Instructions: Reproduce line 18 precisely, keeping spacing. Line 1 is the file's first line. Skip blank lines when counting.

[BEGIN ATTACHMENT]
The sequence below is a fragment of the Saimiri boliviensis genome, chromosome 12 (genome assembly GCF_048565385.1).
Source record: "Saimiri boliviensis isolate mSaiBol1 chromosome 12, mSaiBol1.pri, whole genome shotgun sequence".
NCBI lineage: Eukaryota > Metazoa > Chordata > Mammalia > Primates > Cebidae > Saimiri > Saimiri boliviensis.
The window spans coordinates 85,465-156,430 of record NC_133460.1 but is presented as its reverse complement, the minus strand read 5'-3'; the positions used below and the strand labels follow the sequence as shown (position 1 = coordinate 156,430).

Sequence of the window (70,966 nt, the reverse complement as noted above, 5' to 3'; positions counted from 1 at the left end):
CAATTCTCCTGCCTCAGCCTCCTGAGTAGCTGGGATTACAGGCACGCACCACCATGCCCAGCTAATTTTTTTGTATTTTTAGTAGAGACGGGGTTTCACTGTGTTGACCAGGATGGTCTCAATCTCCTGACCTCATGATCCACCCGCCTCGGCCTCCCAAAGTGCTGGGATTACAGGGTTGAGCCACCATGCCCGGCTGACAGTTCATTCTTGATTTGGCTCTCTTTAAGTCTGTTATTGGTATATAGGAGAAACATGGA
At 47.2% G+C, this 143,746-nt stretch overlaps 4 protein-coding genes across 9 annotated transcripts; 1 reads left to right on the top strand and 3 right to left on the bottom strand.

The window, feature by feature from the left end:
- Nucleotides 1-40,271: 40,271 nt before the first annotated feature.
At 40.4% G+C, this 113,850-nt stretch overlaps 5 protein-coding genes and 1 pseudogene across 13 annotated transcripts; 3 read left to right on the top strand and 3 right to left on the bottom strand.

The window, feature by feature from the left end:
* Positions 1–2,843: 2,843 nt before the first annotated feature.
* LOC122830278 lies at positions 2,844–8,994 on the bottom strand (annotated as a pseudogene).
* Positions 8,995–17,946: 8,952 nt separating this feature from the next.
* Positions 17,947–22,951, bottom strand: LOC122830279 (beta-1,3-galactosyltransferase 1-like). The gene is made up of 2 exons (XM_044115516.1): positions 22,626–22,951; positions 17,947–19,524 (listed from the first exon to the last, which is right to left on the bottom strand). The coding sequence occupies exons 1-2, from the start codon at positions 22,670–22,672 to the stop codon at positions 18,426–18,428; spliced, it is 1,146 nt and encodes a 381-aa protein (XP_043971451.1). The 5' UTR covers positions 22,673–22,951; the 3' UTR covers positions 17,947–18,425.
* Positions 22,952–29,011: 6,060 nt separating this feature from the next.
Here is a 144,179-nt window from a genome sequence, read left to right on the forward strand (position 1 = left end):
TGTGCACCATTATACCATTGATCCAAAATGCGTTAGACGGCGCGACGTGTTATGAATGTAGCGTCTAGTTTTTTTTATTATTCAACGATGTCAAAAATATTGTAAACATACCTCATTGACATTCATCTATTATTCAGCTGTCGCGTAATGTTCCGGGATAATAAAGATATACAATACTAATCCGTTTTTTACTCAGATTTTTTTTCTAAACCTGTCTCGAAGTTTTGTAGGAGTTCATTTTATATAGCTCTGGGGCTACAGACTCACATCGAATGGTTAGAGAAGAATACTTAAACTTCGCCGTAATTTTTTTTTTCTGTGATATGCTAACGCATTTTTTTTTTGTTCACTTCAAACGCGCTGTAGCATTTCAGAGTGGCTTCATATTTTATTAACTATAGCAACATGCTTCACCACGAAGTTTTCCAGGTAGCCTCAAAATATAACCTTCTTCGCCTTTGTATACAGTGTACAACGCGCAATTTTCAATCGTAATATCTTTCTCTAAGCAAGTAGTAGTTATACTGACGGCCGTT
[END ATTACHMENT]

TGTGCACCATTATACCATTGATCCAAAATGCGTTAGACGGCGCGACGTGTTATGAATGTAGCGTCTAGTTTTTTTTATTATTCAACGATGTCAAAAATATTGTAAACATACCTCATTGACATTCATCTATTATTCAGCTGTCGCGTAATGTTCCGGGATAATAAAGATATACAATACTAATCCGTTTTTTACTCAGATTTTTTTTCTAAACCTGTCTCGAAGTTTTGTAGGAGTTCATTTTATATAGCTCTGGGGCTACAGACTCACATCGAATGGTTAGAGAAGAATACTTAAACTTCGCCGTAATTTTTTTTTTCTGTGATATGCTAACGCATTTTTTTTTTGTTCACTTCAAACGCGCTGTAGCATTTCAGAGTGGCTTCATATTTTATTAACTATAGCAACATGCTTCACCACGAAGTTTTCCAGGTAGCCTCAAAATATAACCTTCTTCGCCTTTGTATACAGTGTACAACGCGCAATTTTCAATCGTAATATCTTTCTCTAAGCAAGTAGTAGTTATACTGACGGCCGTT